Thursday, October 19, 2006

Barberry, government, education, invasive or pervasive

Once again, I find another example of the intersection of conflicting goals when it comes to landscape choices, invasive species, and landscape solutions. The Mid Atlantic Exotic Pest Plant Council’s list-serve has been alive with posts about a public school property and the landscape decision to plant Japanese barberry, Berberis thunbergii. Here is the original posting:

I am writing from Harford County MD. Bel Air High school is scheduled to be rebuilt. Athletic fields and parking lots are being redesigned. This is county property. There are several things about this project which are very disturbing to me but I will limit this msg to only one. The county has hired a designer who plans to plant Japanese Barberry, Berberis thunbergii, scores of them. An executive order was signed at the White House several years ago. Does this only apply to Federal Property? Does Maryland have any such provision for individual counties? I understand that the state has rescinded JB from its noxious weed list. Can anyone quote or provide a link to some authority with some teeth in it that I can pass on to the designer to prevent planting JB while this is still in the planning phase?Sam Jones

Among the responses was this comprehensive one from Kerrie Kyde, which sums up the current state of confusion.

“A couple things...Japanese Barberry has never been on the MD state noxious weed list. That list is six species long, mostly thistles and Johnson grass and Multiflorarose as an associated species. The state currently has no existing laws or regulations that forbid counties, individuals or companies from planting species or cvs that most of us would rather not see planted. In most cases, the county planning boards or zoning boards, or the local governmental agency that oversees development and enforces Code, has a list of OK species to plant. Most developers use those lists. In many cases,those lists are not up to date with respect to species now known to be or become problem plants in natural areas. Or even in gardens. When you refer to the federal executive order, are you referring to Clinton's executive order from February 1999? I am not aware of anything inthat Order, which set up NISC and encourages federal agencies to make decisions incorporating planning about combating invasive species, nor anything in the National Invasive Species Management Plan, that specifically forbids any federal agency from using invasive or even simply exotic species in their planting plans. I would be most happy to be corrected on this point, and have someone show me language in these documents that limits federal activities with respect to plant species. But I think you're out of luck on legislative or regulatory back-up to your position, unfortunately. Can you get the ear of a member of the County Council, or speak to someone in the county DEP or similar agency?”

Many others also responded with calls to support and web-sites to visit, but in the end, the only remedy is a persuasive assault on the better nature of the planning group, the developer and the landscape architect. Of course political support from the neighborhood would be an excellent way to get attention, but requires a Don Quixote to spend personal time tilting at the plan.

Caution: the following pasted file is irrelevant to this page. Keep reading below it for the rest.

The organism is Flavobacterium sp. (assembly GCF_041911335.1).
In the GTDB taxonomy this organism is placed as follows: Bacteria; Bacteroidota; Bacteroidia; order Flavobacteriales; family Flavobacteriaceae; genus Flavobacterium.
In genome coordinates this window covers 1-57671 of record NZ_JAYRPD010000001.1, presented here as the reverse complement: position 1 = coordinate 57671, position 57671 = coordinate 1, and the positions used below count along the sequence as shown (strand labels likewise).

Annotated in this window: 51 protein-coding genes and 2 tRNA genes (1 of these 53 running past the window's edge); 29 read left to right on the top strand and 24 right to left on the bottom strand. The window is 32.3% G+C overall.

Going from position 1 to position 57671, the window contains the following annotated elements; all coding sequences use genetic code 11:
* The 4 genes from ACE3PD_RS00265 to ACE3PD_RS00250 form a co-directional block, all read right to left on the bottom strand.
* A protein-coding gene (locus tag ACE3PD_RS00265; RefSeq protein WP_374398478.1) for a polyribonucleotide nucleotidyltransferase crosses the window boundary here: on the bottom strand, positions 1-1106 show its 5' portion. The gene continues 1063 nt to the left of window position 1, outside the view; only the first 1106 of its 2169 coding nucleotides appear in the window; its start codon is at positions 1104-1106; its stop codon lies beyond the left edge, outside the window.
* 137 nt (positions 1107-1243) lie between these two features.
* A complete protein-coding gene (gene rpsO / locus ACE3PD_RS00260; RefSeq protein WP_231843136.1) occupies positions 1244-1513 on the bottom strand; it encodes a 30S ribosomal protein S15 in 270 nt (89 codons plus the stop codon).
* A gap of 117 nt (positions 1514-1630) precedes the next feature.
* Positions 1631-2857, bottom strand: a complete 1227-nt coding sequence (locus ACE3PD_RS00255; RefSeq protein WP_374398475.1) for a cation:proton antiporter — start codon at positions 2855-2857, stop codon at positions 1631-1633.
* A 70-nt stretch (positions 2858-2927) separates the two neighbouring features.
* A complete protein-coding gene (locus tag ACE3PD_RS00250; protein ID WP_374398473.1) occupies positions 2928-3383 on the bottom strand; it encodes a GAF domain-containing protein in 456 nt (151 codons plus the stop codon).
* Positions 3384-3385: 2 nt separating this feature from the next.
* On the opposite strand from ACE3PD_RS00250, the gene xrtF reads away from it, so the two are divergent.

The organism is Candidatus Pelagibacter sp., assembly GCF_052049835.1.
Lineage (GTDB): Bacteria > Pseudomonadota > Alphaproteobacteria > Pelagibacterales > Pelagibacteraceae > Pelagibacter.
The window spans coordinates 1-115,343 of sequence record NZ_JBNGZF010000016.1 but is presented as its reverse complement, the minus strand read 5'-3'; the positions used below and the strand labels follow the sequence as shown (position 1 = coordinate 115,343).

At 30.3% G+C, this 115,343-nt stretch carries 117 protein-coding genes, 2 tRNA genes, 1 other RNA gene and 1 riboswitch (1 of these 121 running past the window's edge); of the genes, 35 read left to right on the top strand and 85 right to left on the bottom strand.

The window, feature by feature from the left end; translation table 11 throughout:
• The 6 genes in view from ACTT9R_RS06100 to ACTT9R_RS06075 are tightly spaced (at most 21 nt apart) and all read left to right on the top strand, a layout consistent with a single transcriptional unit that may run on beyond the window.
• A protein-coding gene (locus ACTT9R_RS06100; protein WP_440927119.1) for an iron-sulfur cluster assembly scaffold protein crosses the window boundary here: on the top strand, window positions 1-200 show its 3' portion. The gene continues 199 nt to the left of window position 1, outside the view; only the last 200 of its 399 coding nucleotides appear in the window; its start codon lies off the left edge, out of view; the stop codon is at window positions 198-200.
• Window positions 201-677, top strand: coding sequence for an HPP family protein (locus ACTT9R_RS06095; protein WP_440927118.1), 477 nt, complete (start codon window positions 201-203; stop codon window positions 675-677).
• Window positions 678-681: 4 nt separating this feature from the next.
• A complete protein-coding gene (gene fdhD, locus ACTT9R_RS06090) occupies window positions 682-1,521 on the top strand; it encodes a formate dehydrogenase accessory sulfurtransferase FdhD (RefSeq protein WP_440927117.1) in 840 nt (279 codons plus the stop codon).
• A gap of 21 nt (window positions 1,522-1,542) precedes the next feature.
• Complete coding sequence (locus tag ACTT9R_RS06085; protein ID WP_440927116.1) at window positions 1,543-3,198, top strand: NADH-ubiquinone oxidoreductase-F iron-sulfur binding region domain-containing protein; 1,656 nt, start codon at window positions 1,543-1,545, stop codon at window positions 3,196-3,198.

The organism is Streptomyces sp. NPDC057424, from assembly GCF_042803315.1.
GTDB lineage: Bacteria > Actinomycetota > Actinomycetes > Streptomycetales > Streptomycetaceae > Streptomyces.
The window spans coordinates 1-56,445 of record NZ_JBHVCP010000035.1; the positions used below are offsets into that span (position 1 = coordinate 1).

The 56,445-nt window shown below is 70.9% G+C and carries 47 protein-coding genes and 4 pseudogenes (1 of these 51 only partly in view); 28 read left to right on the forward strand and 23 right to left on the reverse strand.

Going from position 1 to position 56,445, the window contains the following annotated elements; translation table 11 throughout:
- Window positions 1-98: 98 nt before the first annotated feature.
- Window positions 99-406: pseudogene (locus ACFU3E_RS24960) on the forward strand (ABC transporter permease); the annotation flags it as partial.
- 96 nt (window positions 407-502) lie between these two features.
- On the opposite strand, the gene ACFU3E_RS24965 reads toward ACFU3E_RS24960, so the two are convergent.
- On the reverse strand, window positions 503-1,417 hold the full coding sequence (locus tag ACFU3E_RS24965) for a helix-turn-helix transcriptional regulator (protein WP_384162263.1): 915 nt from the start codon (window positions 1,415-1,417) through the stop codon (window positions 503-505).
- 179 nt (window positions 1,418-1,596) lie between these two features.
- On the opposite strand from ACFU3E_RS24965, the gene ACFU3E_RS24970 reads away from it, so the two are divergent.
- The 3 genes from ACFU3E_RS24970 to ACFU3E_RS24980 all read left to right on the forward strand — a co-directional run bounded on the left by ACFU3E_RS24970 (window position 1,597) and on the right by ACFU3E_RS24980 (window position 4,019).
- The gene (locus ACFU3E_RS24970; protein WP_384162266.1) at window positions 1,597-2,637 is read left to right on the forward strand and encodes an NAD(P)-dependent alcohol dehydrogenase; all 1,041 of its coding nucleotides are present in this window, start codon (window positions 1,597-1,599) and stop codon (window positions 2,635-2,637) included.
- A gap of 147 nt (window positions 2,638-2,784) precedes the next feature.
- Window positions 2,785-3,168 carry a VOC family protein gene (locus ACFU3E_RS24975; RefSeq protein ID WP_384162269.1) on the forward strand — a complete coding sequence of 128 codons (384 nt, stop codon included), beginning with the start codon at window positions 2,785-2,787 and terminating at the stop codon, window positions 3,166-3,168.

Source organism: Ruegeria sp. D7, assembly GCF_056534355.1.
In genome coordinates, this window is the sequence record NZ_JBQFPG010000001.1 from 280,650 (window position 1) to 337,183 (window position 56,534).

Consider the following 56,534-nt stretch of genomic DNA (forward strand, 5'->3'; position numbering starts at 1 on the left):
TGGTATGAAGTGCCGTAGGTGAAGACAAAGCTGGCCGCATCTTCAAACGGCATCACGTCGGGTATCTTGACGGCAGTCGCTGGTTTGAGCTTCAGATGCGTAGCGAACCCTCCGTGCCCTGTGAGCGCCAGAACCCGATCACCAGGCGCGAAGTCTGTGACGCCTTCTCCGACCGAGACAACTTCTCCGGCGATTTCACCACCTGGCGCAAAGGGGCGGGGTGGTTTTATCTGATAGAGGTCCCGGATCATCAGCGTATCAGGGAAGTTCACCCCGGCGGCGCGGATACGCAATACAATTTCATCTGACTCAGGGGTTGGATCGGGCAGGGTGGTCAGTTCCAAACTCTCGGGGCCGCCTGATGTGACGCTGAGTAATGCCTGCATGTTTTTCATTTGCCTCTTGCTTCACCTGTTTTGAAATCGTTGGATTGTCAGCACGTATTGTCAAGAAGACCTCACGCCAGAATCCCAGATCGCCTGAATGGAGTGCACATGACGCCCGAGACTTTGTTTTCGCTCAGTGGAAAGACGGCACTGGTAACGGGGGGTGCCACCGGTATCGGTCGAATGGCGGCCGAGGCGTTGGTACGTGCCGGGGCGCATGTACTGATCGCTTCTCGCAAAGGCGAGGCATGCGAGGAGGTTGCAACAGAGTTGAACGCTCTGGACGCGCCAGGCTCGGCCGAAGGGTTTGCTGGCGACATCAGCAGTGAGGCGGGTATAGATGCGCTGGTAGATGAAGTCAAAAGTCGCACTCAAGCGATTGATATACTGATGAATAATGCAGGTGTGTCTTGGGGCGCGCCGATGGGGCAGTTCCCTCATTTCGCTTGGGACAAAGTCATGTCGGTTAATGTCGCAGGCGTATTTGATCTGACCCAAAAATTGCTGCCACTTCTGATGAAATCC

As I wrote in an earlier posting, professionals and the public need to be educated so that they can make decisions in an informed fashion. Further, the question as to species versus cultivars will come up. Is it only the species which is invasive or are there sterile varieties? There is some considerable work being done to find true sterile cultivars. However the list of cultivars is lengthy as is the landscape use of this species as this list copied from the Clemson extension web-site shows.

Var. atropurpurea – The leaves assume reddish to purplish shades. The yellow flowers are tinged with purple, but the fruits are the same bright red as those of the species.
Var. atropurpurea ‘Crimson Pygmy’ – This is the most popular Japanese barberry selection. This low, dense plant grows to 2 feet tall and 3 feet wide. The foliage color is best when grown in full sun.
Var. atropurpurea ‘Rose Glow’ – The new leaves are rose-pink, mottled with deeper red-purple splotches. The colors gradually mature to a deep reddish purple. This variety has become extremely popular in the South. It grows to about 6 feet tall.
‘Aurea’ – The leaves of this dense, relatively slow-growing shrub are bright yellow. It does not flower or fruit heavily.
‘Kobold’ – Its habit is similar to that of a compact Japanese holly or boxwood. The shrub grows to 2 feet at maturity and forms a perfect mound without pruning.

A plant that is remarkable for its abilities to spread in its natural setting is usually a plant that needs to be thought about in an exotic setting.

Ok, enough for now, I am off to try to complete my Miscanthus posting before I lose your attention

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